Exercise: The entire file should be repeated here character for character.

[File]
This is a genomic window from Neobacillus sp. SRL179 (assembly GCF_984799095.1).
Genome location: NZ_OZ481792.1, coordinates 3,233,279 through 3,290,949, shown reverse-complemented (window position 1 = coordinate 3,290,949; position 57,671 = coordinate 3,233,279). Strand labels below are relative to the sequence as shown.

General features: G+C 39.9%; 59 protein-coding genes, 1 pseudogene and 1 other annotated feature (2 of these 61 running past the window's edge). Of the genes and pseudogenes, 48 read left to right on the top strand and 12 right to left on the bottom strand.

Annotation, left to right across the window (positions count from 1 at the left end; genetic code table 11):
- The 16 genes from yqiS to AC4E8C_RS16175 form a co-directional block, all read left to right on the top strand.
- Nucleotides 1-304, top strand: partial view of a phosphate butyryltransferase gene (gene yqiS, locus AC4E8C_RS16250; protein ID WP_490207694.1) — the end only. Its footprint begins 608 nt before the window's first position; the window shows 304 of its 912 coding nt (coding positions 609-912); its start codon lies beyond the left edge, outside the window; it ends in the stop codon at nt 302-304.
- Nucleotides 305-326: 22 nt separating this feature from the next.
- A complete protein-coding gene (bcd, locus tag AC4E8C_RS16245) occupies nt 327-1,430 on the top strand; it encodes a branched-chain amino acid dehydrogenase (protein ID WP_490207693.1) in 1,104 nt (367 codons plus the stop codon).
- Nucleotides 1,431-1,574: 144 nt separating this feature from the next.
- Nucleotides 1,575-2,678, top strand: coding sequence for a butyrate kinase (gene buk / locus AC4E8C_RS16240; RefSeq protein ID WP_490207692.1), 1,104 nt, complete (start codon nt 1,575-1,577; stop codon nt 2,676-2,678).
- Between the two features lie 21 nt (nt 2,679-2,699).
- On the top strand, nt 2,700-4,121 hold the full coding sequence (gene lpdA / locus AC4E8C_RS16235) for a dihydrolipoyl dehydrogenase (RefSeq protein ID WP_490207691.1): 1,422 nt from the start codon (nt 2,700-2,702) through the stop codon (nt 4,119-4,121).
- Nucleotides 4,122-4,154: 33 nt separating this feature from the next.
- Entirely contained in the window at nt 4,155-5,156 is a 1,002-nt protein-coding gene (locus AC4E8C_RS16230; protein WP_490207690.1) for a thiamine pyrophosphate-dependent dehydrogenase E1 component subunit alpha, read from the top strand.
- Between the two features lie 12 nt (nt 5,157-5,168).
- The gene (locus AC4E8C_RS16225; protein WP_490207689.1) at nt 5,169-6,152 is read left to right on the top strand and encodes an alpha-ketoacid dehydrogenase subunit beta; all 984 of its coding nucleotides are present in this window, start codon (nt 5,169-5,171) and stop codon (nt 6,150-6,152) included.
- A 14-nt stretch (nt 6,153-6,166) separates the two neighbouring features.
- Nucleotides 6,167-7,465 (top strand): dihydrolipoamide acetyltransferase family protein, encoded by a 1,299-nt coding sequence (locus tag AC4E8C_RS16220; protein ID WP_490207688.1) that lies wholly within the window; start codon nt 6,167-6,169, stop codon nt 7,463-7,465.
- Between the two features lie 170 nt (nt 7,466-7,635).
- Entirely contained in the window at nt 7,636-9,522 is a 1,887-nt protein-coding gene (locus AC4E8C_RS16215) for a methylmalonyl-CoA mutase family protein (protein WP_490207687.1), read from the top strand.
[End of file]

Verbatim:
This is a genomic window from Neobacillus sp. SRL179 (assembly GCF_984799095.1).
Genome location: NZ_OZ481792.1, coordinates 3,233,279 through 3,290,949, shown reverse-complemented (window position 1 = coordinate 3,290,949; position 57,671 = coordinate 3,233,279). Strand labels below are relative to the sequence as shown.

General features: G+C 39.9%; 59 protein-coding genes, 1 pseudogene and 1 other annotated feature (2 of these 61 running past the window's edge). Of the genes and pseudogenes, 48 read left to right on the top strand and 12 right to left on the bottom strand.

Annotation, left to right across the window (positions count from 1 at the left end; genetic code table 11):
- The 16 genes from yqiS to AC4E8C_RS16175 form a co-directional block, all read left to right on the top strand.
- Nucleotides 1-304, top strand: partial view of a phosphate butyryltransferase gene (gene yqiS, locus AC4E8C_RS16250; protein ID WP_490207694.1) — the end only. Its footprint begins 608 nt before the window's first position; the window shows 304 of its 912 coding nt (coding positions 609-912); its start codon lies beyond the left edge, outside the window; it ends in the stop codon at nt 302-304.
- Nucleotides 305-326: 22 nt separating this feature from the next.
- A complete protein-coding gene (bcd, locus tag AC4E8C_RS16245) occupies nt 327-1,430 on the top strand; it encodes a branched-chain amino acid dehydrogenase (protein ID WP_490207693.1) in 1,104 nt (367 codons plus the stop codon).
- Nucleotides 1,431-1,574: 144 nt separating this feature from the next.
- Nucleotides 1,575-2,678, top strand: coding sequence for a butyrate kinase (gene buk / locus AC4E8C_RS16240; RefSeq protein ID WP_490207692.1), 1,104 nt, complete (start codon nt 1,575-1,577; stop codon nt 2,676-2,678).
- Between the two features lie 21 nt (nt 2,679-2,699).
- On the top strand, nt 2,700-4,121 hold the full coding sequence (gene lpdA / locus AC4E8C_RS16235) for a dihydrolipoyl dehydrogenase (RefSeq protein ID WP_490207691.1): 1,422 nt from the start codon (nt 2,700-2,702) through the stop codon (nt 4,119-4,121).
- Nucleotides 4,122-4,154: 33 nt separating this feature from the next.
- Entirely contained in the window at nt 4,155-5,156 is a 1,002-nt protein-coding gene (locus AC4E8C_RS16230; protein WP_490207690.1) for a thiamine pyrophosphate-dependent dehydrogenase E1 component subunit alpha, read from the top strand.
- Between the two features lie 12 nt (nt 5,157-5,168).
- The gene (locus AC4E8C_RS16225; protein WP_490207689.1) at nt 5,169-6,152 is read left to right on the top strand and encodes an alpha-ketoacid dehydrogenase subunit beta; all 984 of its coding nucleotides are present in this window, start codon (nt 5,169-5,171) and stop codon (nt 6,150-6,152) included.
- A 14-nt stretch (nt 6,153-6,166) separates the two neighbouring features.
- Nucleotides 6,167-7,465 (top strand): dihydrolipoamide acetyltransferase family protein, encoded by a 1,299-nt coding sequence (locus tag AC4E8C_RS16220; protein ID WP_490207688.1) that lies wholly within the window; start codon nt 6,167-6,169, stop codon nt 7,463-7,465.
- Between the two features lie 170 nt (nt 7,466-7,635).
- Entirely contained in the window at nt 7,636-9,522 is a 1,887-nt protein-coding gene (locus AC4E8C_RS16215) for a methylmalonyl-CoA mutase family protein (protein WP_490207687.1), read from the top strand.